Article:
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Parenting

A gay couple fought for three long years for their right to become parents. Now, they’re Croatia’s first same-sex foster carers

Josh Milton September 8, 2020
In a first for Croatia, a gay couple have adopted a child following a tense legal battle. (STRINGER/AFP via Getty Images)

In a first for Croatia, a gay couple have adopted a child following a tense legal battle. (STRINGER/AFP via Getty Images)

After a topsy-turvy legal battle that has stretched three years, a gay couple has become the first same-sex couple to foster a child in Croatia, activists said Monday (September 4).

Ivo Šegota, a molecular biologist, and Mladen Kožić, a sociologist, launched a legal bid to challenge a law banning same-sex couples from fostering after a 2017 application was rejected. This is despite the pair being registered life partners which grants them comparable rights to mixed-sex couples.

After their initial application to foster a child in 2017 was swiftly rejected, the couple have been ping-ponged around social welfare centres, social policy ministry and the courts – their lives dominated by assessments, rejections, appeals and rulings – in their effort to start a family.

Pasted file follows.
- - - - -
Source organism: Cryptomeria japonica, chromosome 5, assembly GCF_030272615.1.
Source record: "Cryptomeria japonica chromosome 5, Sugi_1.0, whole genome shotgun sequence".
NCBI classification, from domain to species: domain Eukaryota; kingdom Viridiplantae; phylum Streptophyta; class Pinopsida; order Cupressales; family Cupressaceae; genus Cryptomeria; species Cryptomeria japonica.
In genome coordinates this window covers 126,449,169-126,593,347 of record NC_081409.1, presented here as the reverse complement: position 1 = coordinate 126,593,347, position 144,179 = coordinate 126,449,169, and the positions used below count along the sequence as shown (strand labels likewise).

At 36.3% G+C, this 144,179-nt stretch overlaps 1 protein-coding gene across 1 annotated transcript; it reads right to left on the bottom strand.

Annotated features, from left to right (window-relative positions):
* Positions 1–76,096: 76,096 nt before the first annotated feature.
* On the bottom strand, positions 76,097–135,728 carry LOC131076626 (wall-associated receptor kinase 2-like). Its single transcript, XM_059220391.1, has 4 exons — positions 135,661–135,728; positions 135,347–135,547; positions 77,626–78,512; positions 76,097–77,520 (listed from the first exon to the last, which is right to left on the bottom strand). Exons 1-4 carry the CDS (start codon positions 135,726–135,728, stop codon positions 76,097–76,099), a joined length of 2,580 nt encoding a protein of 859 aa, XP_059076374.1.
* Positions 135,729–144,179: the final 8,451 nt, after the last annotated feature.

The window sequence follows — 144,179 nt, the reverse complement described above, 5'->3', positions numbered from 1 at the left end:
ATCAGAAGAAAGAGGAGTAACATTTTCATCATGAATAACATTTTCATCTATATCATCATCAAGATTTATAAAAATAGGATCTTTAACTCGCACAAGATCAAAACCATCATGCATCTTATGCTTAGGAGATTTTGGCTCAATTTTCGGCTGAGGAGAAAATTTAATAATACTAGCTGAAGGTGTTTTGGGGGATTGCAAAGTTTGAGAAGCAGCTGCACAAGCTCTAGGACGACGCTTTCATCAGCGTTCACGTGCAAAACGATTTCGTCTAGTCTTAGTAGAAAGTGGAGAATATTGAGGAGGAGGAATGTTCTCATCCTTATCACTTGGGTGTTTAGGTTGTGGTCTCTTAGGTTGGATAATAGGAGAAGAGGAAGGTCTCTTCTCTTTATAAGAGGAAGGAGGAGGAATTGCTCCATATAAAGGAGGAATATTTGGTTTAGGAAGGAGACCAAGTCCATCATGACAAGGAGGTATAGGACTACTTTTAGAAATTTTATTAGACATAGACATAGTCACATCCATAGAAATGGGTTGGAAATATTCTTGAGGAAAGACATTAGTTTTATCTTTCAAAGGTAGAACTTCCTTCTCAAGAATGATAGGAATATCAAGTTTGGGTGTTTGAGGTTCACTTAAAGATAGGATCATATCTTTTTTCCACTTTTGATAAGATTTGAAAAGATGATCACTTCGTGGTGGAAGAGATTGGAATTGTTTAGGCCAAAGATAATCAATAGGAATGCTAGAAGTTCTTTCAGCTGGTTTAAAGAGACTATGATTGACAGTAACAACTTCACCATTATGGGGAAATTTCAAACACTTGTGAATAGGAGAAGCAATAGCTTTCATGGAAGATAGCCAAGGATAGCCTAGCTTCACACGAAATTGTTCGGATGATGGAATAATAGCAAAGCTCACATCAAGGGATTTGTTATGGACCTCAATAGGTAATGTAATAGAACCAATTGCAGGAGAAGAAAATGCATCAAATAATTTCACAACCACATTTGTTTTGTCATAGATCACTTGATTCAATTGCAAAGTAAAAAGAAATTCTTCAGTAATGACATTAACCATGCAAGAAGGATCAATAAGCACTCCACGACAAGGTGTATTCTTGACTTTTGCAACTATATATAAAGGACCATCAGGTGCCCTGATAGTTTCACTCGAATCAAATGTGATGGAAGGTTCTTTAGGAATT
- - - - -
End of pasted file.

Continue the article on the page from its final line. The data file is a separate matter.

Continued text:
But finally, their plight has borne results.

According to Rainbow Families, one of Croatia’s top LGBT+ lobbying groups, the couple were victorious and two children were homed with Segota and Koxic a few weeks ago.

This followed a constitutional court verdict earlier this year which stated everyone should have equal opportunities to foster children, irrespective of their family status, paving the way for Šegota and Kožić to adopt.

“Our members Ivo and Mladen are very happy with new members of their household,” said Daniel Martinovic, head of Rainbow Families, according to Barrons reported.

“This gives us hope that things in our country can still change,” Martinovic said, pledging to fight for “full marital and family equality”.

“There is no child for whom would be better to spend his childhood in a home for orphans than with the support of adults, including of two men.”

Croatia’s densely anti-LGBT+ laws have steadily thawed in recent years, in what activists say signals increasingly more moderate attitudes towards queer rights.

Progress has been slow, in part because of the influence the Catholic Church on the country. A small cadre of powerful religious leaders have sought to restrict legislation on fostering and adoption for LGBT+ people – almost always succeeding.

A foster care act introduced in December 2018 effectively banned same-sex couples from fostering.

LGBT+ rights organisations were left incensed after the Croatian parliament ignored the calls of more than 200 psychologists and sociologists calling for fostering rights to be extended to queer people, with Šegota and Kožić penning an open letter to the Croatian government at the time arguing that such a law “further boosted stigma and gave it a legal framework.”

 

More: Catholic, Croatia, foster, fostercare, Ivo Šegota, Mladen Kožić

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